What Netflix Cannot Give — and Death Cannot Take

Desiring God | 10/15/2018 | Samuel James
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Joy is dangerous.

Flannery O’Connor understood this. A southern Catholic novelist, O’Connor earned renown as one of the most compelling American storytellers of the 20th century. Her fiction sweats with realism and the striving for meaning and joy. O’Connor, like her contemporaries Dorothy Sayers, Graham Greene, and C.S. Lewis, criticized the militant secularism of the 20th century and spoke life into literary culture’s slough of despond.

Always - Opposite - Sin - Struggle - Struggle

Always you renounce a lesser good for a greater; the opposite is what sin is. . . . [W]hat you call my struggle to submit [is] not struggle to submit but a struggle to accept and with passion. I mean, possibly, with joy. Picture me with my ground teeth stalking joy — fully armed too as it’s a highly dangerous quest.

Always you renounce a lesser good for a greater. O’Connor might as well have been prophetically paraphrasing Jim Elliot: “He is no fool who gives what he cannot keep to gain what he cannot lose.” More likely her imagination was captivated by the apostle Paul, who counted everything he had gained in a life of privilege and distinction “rubbish” when compared to the “surpassing worth of knowing Christ Jesus my Lord” (Philippians 3:8–9).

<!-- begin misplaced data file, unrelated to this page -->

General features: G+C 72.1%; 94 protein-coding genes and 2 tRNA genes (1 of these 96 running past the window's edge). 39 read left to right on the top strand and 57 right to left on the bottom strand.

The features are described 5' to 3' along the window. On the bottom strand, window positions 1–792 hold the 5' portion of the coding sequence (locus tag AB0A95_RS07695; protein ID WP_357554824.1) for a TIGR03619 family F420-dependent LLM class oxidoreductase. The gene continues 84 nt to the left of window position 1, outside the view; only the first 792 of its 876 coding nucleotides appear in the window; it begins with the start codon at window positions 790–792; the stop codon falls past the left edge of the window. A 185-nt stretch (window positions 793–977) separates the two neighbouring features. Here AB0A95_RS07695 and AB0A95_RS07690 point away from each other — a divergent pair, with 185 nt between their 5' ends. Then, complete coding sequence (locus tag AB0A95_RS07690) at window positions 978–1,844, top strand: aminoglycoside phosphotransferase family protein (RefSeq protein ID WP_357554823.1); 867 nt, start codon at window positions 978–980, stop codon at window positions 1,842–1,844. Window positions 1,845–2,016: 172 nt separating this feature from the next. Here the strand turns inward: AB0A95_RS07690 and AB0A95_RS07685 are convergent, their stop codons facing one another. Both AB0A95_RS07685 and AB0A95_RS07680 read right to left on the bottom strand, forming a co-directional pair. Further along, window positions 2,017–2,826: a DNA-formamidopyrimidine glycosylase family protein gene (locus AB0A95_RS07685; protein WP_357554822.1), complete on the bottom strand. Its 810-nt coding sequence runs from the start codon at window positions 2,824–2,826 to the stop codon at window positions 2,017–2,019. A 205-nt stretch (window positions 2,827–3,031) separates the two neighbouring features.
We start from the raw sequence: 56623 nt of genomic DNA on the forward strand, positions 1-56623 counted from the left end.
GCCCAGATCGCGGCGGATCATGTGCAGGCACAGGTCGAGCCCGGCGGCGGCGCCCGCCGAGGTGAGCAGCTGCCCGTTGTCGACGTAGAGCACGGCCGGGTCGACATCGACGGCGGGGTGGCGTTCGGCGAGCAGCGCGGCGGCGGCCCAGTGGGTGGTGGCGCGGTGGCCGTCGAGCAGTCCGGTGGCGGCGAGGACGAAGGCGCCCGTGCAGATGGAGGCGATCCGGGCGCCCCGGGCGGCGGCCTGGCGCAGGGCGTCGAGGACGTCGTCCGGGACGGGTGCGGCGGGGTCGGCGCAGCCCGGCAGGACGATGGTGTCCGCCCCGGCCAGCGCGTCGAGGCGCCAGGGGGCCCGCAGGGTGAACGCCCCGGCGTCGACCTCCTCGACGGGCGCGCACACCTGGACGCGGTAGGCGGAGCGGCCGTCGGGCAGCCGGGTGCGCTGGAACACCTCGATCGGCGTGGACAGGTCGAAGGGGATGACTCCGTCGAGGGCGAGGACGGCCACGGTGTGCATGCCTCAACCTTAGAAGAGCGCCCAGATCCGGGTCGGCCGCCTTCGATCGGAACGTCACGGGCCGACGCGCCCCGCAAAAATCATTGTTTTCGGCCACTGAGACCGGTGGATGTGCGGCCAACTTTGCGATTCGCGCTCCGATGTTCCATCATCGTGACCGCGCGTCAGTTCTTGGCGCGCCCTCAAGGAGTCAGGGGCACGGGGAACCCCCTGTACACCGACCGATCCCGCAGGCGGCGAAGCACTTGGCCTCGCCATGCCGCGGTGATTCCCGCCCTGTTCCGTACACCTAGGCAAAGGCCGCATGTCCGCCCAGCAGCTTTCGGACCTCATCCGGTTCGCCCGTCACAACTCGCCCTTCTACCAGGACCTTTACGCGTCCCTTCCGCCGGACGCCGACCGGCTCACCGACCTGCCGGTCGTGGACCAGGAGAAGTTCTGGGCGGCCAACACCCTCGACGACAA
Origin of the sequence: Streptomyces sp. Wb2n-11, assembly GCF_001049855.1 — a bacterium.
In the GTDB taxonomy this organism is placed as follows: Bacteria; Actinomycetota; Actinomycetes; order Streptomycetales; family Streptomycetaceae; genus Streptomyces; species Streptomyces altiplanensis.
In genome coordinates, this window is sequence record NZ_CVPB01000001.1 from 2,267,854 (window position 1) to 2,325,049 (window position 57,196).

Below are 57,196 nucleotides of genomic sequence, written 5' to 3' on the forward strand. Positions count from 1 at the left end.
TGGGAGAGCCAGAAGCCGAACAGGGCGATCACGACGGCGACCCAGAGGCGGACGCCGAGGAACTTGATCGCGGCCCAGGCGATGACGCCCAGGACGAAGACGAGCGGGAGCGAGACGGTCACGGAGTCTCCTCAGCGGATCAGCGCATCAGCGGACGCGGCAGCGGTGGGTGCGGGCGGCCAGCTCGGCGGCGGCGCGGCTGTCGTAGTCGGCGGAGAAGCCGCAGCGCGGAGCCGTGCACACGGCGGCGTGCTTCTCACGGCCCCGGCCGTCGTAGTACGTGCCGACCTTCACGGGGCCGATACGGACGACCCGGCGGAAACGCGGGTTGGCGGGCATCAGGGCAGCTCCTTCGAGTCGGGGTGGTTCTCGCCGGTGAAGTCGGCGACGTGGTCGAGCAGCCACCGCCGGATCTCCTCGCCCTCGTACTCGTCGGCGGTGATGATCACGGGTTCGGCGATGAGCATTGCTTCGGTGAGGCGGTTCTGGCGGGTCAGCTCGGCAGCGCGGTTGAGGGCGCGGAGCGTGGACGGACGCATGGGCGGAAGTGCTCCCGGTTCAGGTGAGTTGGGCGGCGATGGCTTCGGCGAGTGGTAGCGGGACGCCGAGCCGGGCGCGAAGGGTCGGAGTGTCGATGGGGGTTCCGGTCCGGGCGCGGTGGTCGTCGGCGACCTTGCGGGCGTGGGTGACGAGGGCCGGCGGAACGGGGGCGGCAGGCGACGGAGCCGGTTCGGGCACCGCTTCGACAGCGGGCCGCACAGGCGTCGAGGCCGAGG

O'Connor - Paul - Jim - Elliot - Meant

What O’Connor, and Paul, and Jim Elliot all meant is that the struggle in our souls is not the struggle to want to be happy. We are born with that desire, and we die with it (even in suicide). The struggle is to see the true worth of everything, and in seeing, to give ourselves headlong to what is supremely worthy and satisfying: God.

But that’s dangerous.

O'Connor - Word - Picture - Paragraph - Joy

O’Connor’s word picture in this paragraph is striking. She imagines that quest for joy in Christ is like the long, hot hunt of a game animal, a creature that may lead its stalker into harsh territory. No buck will...
(Excerpt) Read more at: Desiring God
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